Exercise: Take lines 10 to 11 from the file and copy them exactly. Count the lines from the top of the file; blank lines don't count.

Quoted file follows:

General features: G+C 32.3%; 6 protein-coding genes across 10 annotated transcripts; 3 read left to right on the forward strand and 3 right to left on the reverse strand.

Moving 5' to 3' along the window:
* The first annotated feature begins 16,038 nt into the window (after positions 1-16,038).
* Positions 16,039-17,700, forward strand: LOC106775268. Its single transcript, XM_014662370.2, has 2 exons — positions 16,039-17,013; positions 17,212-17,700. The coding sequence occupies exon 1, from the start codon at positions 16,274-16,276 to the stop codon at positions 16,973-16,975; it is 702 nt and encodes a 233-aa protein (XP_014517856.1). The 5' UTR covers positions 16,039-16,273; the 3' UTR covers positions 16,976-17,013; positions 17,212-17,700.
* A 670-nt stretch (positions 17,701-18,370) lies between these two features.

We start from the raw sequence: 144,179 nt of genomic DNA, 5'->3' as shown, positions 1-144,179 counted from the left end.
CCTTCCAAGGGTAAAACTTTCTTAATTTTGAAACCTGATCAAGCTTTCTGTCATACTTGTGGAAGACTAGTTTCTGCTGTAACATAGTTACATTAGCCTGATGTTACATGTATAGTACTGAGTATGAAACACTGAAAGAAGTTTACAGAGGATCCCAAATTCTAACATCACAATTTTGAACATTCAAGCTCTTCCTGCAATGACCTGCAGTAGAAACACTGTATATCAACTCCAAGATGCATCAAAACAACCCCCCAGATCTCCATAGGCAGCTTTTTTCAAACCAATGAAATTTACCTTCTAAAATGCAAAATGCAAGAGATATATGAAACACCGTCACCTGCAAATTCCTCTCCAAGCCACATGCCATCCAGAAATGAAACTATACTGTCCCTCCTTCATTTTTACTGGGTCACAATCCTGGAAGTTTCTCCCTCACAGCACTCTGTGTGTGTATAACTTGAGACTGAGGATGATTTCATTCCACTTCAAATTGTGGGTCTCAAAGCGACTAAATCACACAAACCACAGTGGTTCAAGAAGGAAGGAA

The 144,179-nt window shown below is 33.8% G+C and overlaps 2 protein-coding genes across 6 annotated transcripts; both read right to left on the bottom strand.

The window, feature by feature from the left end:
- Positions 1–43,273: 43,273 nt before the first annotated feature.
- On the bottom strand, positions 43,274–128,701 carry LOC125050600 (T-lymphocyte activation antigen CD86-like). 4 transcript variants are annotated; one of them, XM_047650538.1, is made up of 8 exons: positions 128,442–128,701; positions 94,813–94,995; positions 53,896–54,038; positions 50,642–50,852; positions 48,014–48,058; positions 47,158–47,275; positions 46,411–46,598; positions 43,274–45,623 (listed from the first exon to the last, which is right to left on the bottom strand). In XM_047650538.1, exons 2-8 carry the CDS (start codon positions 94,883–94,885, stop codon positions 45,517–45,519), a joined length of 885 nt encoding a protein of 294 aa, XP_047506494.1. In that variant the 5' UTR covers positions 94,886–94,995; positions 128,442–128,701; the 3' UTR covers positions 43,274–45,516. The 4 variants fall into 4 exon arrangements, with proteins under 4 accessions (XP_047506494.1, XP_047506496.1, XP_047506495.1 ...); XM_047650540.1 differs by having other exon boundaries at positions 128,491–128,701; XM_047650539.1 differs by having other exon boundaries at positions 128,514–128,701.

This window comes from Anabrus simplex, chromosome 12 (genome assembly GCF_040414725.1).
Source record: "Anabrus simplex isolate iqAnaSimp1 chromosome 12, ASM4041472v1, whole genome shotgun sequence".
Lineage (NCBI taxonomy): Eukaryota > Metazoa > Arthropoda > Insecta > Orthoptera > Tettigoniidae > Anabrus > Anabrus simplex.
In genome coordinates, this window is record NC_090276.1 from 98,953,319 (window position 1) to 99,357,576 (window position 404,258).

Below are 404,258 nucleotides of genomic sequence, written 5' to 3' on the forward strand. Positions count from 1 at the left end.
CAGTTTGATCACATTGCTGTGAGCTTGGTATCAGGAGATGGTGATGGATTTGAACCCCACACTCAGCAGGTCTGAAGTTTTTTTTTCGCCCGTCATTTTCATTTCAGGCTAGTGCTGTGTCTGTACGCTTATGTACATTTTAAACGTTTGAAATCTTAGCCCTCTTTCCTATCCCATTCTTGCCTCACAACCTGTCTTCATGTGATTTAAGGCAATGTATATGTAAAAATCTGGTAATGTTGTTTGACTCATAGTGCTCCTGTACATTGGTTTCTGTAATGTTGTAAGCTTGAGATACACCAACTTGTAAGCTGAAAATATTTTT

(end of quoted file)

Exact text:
- Positions 1–43,273: 43,273 nt before the first annotated feature.
- On the bottom strand, positions 43,274–128,701 carry LOC125050600 (T-lymphocyte activation antigen CD86-like). 4 transcript variants are annotated; one of them, XM_047650538.1, is made up of 8 exons: positions 128,442–128,701; positions 94,813–94,995; positions 53,896–54,038; positions 50,642–50,852; positions 48,014–48,058; positions 47,158–47,275; positions 46,411–46,598; positions 43,274–45,623 (listed from the first exon to the last, which is right to left on the bottom strand). In XM_047650538.1, exons 2-8 carry the CDS (start codon positions 94,883–94,885, stop codon positions 45,517–45,519), a joined length of 885 nt encoding a protein of 294 aa, XP_047506494.1. In that variant the 5' UTR covers positions 94,886–94,995; positions 128,442–128,701; the 3' UTR covers positions 43,274–45,516. The 4 variants fall into 4 exon arrangements, with proteins under 4 accessions (XP_047506494.1, XP_047506496.1, XP_047506495.1 ...); XM_047650540.1 differs by having other exon boundaries at positions 128,491–128,701; XM_047650539.1 differs by having other exon boundaries at positions 128,514–128,701.